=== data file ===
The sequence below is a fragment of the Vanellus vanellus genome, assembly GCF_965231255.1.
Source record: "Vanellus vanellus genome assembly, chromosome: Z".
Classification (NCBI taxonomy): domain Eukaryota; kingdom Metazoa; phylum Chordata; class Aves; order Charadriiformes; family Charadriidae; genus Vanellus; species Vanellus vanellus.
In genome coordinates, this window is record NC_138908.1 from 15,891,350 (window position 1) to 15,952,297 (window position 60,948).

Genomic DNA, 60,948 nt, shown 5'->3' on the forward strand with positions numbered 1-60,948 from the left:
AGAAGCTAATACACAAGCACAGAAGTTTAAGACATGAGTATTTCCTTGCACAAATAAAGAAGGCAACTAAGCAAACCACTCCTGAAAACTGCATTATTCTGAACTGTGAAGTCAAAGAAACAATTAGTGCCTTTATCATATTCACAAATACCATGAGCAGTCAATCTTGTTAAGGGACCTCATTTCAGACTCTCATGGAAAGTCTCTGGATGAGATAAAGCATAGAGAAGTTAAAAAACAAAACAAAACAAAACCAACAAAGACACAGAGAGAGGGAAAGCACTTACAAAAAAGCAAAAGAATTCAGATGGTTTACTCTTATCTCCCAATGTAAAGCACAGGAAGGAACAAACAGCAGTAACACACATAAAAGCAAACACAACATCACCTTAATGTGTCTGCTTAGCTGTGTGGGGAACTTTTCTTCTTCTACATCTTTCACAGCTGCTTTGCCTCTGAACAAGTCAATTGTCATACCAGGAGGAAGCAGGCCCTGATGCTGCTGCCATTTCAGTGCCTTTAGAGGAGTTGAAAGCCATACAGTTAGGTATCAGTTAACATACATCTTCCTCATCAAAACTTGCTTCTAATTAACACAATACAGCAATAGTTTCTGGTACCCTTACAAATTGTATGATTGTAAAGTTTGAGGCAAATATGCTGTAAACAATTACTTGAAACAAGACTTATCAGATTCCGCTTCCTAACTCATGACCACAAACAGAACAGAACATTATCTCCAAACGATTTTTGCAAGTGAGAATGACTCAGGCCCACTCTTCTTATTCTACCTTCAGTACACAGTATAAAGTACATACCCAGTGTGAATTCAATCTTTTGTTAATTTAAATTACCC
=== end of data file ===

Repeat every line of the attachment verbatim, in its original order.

The sequence below is a fragment of the Vanellus vanellus genome, assembly GCF_965231255.1.
Source record: "Vanellus vanellus genome assembly, chromosome: Z".
Classification (NCBI taxonomy): domain Eukaryota; kingdom Metazoa; phylum Chordata; class Aves; order Charadriiformes; family Charadriidae; genus Vanellus; species Vanellus vanellus.
In genome coordinates, this window is record NC_138908.1 from 15,891,350 (window position 1) to 15,952,297 (window position 60,948).

Genomic DNA, 60,948 nt, shown 5'->3' on the forward strand with positions numbered 1-60,948 from the left:
AGAAGCTAATACACAAGCACAGAAGTTTAAGACATGAGTATTTCCTTGCACAAATAAAGAAGGCAACTAAGCAAACCACTCCTGAAAACTGCATTATTCTGAACTGTGAAGTCAAAGAAACAATTAGTGCCTTTATCATATTCACAAATACCATGAGCAGTCAATCTTGTTAAGGGACCTCATTTCAGACTCTCATGGAAAGTCTCTGGATGAGATAAAGCATAGAGAAGTTAAAAAACAAAACAAAACAAAACCAACAAAGACACAGAGAGAGGGAAAGCACTTACAAAAAAGCAAAAGAATTCAGATGGTTTACTCTTATCTCCCAATGTAAAGCACAGGAAGGAACAAACAGCAGTAACACACATAAAAGCAAACACAACATCACCTTAATGTGTCTGCTTAGCTGTGTGGGGAACTTTTCTTCTTCTACATCTTTCACAGCTGCTTTGCCTCTGAACAAGTCAATTGTCATACCAGGAGGAAGCAGGCCCTGATGCTGCTGCCATTTCAGTGCCTTTAGAGGAGTTGAAAGCCATACAGTTAGGTATCAGTTAACATACATCTTCCTCATCAAAACTTGCTTCTAATTAACACAATACAGCAATAGTTTCTGGTACCCTTACAAATTGTATGATTGTAAAGTTTGAGGCAAATATGCTGTAAACAATTACTTGAAACAAGACTTATCAGATTCCGCTTCCTAACTCATGACCACAAACAGAACAGAACATTATCTCCAAACGATTTTTGCAAGTGAGAATGACTCAGGCCCACTCTTCTTATTCTACCTTCAGTACACAGTATAAAGTACATACCCAGTGTGAATTCAATCTTTTGTTAATTTAAATTACCC